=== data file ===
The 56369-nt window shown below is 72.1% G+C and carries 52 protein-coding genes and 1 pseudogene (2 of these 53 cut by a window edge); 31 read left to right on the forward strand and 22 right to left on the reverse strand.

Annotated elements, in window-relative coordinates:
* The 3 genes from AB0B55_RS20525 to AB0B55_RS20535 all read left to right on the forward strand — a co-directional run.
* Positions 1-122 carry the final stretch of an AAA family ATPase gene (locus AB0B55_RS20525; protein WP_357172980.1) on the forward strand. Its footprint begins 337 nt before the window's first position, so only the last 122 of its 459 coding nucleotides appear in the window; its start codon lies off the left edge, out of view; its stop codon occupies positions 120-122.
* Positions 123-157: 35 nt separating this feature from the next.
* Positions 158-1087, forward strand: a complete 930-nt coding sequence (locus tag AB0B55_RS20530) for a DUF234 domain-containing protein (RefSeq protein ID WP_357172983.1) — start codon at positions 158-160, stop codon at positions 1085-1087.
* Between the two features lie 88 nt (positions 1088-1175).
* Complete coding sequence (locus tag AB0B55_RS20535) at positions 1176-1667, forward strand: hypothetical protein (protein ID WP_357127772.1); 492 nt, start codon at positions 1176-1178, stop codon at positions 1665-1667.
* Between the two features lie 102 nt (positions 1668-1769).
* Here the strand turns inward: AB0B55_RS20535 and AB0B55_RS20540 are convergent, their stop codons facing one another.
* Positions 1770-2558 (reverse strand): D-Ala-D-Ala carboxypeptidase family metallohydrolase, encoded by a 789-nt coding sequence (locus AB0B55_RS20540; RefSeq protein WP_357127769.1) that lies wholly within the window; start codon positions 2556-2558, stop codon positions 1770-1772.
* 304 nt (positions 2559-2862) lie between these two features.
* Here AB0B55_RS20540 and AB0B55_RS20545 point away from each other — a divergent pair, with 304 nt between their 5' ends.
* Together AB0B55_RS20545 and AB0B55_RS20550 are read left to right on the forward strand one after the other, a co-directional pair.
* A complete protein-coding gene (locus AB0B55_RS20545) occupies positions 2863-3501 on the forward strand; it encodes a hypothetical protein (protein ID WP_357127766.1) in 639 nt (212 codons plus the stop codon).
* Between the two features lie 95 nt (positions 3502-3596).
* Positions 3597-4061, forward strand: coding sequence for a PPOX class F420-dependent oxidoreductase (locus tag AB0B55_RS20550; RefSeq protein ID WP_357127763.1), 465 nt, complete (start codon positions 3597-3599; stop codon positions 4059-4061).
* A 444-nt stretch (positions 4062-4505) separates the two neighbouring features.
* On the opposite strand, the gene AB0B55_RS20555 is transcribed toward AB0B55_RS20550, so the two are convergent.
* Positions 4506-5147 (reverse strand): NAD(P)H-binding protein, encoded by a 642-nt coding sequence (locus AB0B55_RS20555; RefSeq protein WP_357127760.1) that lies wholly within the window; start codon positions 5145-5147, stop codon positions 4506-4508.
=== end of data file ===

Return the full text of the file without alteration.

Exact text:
The 56369-nt window shown below is 72.1% G+C and carries 52 protein-coding genes and 1 pseudogene (2 of these 53 cut by a window edge); 31 read left to right on the forward strand and 22 right to left on the reverse strand.

Annotated elements, in window-relative coordinates:
* The 3 genes from AB0B55_RS20525 to AB0B55_RS20535 all read left to right on the forward strand — a co-directional run.
* Positions 1-122 carry the final stretch of an AAA family ATPase gene (locus AB0B55_RS20525; protein WP_357172980.1) on the forward strand. Its footprint begins 337 nt before the window's first position, so only the last 122 of its 459 coding nucleotides appear in the window; its start codon lies off the left edge, out of view; its stop codon occupies positions 120-122.
* Positions 123-157: 35 nt separating this feature from the next.
* Positions 158-1087, forward strand: a complete 930-nt coding sequence (locus tag AB0B55_RS20530) for a DUF234 domain-containing protein (RefSeq protein ID WP_357172983.1) — start codon at positions 158-160, stop codon at positions 1085-1087.
* Between the two features lie 88 nt (positions 1088-1175).
* Complete coding sequence (locus tag AB0B55_RS20535) at positions 1176-1667, forward strand: hypothetical protein (protein ID WP_357127772.1); 492 nt, start codon at positions 1176-1178, stop codon at positions 1665-1667.
* Between the two features lie 102 nt (positions 1668-1769).
* Here the strand turns inward: AB0B55_RS20535 and AB0B55_RS20540 are convergent, their stop codons facing one another.
* Positions 1770-2558 (reverse strand): D-Ala-D-Ala carboxypeptidase family metallohydrolase, encoded by a 789-nt coding sequence (locus AB0B55_RS20540; RefSeq protein WP_357127769.1) that lies wholly within the window; start codon positions 2556-2558, stop codon positions 1770-1772.
* 304 nt (positions 2559-2862) lie between these two features.
* Here AB0B55_RS20540 and AB0B55_RS20545 point away from each other — a divergent pair, with 304 nt between their 5' ends.
* Together AB0B55_RS20545 and AB0B55_RS20550 are read left to right on the forward strand one after the other, a co-directional pair.
* A complete protein-coding gene (locus AB0B55_RS20545) occupies positions 2863-3501 on the forward strand; it encodes a hypothetical protein (protein ID WP_357127766.1) in 639 nt (212 codons plus the stop codon).
* Between the two features lie 95 nt (positions 3502-3596).
* Positions 3597-4061, forward strand: coding sequence for a PPOX class F420-dependent oxidoreductase (locus tag AB0B55_RS20550; RefSeq protein ID WP_357127763.1), 465 nt, complete (start codon positions 3597-3599; stop codon positions 4059-4061).
* A 444-nt stretch (positions 4062-4505) separates the two neighbouring features.
* On the opposite strand, the gene AB0B55_RS20555 is transcribed toward AB0B55_RS20550, so the two are convergent.
* Positions 4506-5147 (reverse strand): NAD(P)H-binding protein, encoded by a 642-nt coding sequence (locus AB0B55_RS20555; RefSeq protein WP_357127760.1) that lies wholly within the window; start codon positions 5145-5147, stop codon positions 4506-4508.